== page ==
Study finds dangers of walking with headphones
Injuries among pedestrians wearing headphones have more than tripled in the last six years, according to a University of Maryland study.
Dr. Richard Lichenstein, an associate professor in the Department of Pediatrics at the University of Maryland School of Medicine, said the increase of headphone-related incidents between 2004 and 2011 points to an issue similar to driving while texting or otherwise impaired.
“You’re essentially multitasking, so your brain is dividing its attention [while walking],” said Lichenstein, who led the research team.
“Inattentional blindness,” a division of attention, is often cited as the cause of motor vehicle accidents, he said. Similar to the sensory deprivation that headphone users experience, this division reflects the hazards of a distracted culture, particularly in the 15- to 21-age bracket.
“‘Inattentional blindness’ is very similar to being completely oblivious,” he said. “I think it’s a sign of the times — walking around, you see more and more people wearing these devices.”
The research team formed their study by analyzing accident reports from the National Electronic Injury Surveillance System, the U.S. Consumer Product Safety Commission, Google News and Westlaw Campus Research databases from 2004 to 2011, Lichenstein said.
He initiated the study after reviewing a case where a local teen died crossing railway tracks while wearing headphones, according to the study, which was released via ohsonline.com.
Study results show that 70 percent of the 116 accidents, which involved “inattentional blindness,” resulted in death to the pedestrian.
“Unfortunately, as we make more and more enticing devices, the risk of injury from distraction and blocking out other sounds increases,” Lichenstein said in the study.
Lt. Nicholas Chiorello of the University Police Department said newer technologies have brought their own set of safety concerns, with the use of headphones being one of many distractions that lead to accidents.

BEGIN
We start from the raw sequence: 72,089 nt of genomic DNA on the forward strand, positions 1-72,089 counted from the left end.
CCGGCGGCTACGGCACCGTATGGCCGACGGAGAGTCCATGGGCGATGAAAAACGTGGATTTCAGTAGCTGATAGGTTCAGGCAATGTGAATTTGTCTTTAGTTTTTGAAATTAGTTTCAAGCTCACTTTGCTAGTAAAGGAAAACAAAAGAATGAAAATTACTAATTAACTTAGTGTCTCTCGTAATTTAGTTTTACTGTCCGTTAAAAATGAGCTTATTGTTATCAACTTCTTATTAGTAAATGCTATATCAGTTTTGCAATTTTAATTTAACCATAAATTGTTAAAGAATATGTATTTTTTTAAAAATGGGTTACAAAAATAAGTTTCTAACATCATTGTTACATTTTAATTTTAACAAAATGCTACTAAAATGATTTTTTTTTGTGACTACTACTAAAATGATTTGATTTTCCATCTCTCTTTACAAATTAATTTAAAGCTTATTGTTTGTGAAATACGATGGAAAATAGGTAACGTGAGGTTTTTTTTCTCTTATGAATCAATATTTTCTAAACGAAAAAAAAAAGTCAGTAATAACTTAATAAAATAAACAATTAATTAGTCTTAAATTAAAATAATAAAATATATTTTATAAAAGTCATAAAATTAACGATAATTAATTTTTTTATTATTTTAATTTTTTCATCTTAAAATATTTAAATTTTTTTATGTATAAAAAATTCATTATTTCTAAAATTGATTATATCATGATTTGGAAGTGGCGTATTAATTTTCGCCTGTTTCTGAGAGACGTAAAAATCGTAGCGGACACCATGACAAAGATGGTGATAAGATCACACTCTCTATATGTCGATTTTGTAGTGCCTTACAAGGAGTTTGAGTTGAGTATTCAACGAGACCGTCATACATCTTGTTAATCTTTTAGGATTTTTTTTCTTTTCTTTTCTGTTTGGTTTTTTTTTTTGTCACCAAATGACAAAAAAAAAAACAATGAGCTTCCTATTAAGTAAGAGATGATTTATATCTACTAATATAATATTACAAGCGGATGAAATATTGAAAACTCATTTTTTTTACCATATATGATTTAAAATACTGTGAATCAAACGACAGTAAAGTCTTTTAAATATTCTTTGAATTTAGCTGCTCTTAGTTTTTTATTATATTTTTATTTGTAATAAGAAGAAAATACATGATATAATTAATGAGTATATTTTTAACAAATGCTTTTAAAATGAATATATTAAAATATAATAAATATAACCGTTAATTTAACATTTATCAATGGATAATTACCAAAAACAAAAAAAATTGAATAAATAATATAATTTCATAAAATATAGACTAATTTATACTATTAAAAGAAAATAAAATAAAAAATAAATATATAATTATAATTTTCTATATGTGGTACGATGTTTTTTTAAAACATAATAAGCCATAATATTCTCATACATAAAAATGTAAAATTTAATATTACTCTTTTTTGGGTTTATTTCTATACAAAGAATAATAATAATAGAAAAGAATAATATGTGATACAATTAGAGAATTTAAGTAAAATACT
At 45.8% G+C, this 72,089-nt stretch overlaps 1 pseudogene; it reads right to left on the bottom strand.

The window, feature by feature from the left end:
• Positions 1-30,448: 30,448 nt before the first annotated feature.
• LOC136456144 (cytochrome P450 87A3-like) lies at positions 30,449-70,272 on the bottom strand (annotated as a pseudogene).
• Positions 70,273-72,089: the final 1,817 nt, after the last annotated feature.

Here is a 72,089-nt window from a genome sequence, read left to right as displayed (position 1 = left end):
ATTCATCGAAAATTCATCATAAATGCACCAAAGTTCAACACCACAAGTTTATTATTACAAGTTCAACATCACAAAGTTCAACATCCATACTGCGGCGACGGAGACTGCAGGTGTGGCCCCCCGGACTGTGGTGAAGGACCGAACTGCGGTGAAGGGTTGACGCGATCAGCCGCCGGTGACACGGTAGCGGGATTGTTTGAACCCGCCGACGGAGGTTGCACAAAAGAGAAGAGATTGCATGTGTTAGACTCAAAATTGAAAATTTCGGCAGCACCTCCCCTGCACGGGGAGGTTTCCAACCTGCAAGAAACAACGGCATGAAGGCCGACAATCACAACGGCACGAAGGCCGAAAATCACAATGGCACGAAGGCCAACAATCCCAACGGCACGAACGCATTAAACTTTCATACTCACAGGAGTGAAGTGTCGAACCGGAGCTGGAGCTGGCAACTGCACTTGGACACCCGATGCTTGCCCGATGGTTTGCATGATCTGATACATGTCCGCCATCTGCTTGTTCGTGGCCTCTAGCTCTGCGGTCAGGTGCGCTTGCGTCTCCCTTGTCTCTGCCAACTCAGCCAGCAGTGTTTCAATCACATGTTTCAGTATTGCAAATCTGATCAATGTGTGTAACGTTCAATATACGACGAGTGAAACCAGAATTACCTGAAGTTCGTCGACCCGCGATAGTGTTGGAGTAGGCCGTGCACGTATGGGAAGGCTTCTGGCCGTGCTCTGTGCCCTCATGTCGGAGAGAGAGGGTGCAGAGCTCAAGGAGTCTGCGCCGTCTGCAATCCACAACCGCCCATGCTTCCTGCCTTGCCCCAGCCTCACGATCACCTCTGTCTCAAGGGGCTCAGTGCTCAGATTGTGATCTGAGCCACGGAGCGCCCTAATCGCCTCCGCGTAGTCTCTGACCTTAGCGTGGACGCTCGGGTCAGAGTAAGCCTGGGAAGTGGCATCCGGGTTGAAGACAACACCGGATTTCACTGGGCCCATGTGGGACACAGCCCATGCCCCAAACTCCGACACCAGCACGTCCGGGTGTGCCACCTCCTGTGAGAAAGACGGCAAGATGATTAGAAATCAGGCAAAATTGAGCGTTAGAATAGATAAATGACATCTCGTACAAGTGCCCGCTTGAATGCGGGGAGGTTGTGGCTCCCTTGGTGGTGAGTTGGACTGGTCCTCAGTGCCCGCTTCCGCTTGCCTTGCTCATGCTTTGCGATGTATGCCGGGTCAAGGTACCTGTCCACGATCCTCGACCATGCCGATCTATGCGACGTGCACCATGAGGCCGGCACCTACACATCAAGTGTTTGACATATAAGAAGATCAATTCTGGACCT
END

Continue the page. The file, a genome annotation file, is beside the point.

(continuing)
“We look at [pedestrian safety] every year,” he said. “People ask me questions about lighting and painting of crosswalks.”
But factors other than distracted pedestrians also contribute to accidents, such as crossing the street at the wrong place, Chiorello said. A car driving 25 mph has a stopping distance of about 85 feet, making the proper use of crosswalks a serious safety concern.
“Students should be aware of all the different factors,” he said. “That includes looking, listening and being more aware.”
Niki Patel, a School of Arts and Sciences junior, said she has not noticed a problem with pedestrian safety on campus, but thought the study was informative.
“I can see the logic,” she said. “People should know [about the study].”
Ali Coskun, a Rutgers School of Business first-year student, said listening to music on headphones is becoming a worrying issue, particularly while driving.
“People walk slowly and are more distracted,” he said. “I feel I have to pay more attention.”
Lichenstein said the results of his study were unexpected, with headphone use contributing more toward accidents than anticipated. But there is hope that implications of sensory deprivation among pedestrians serve as a warning to others.
“As a pediatric emergency physician and someone interested in safety and prevention, I saw this as an opportunity to … alert parents of teens and young adults of the potential risk of wearing headphones where moving vehicles are present,” he said.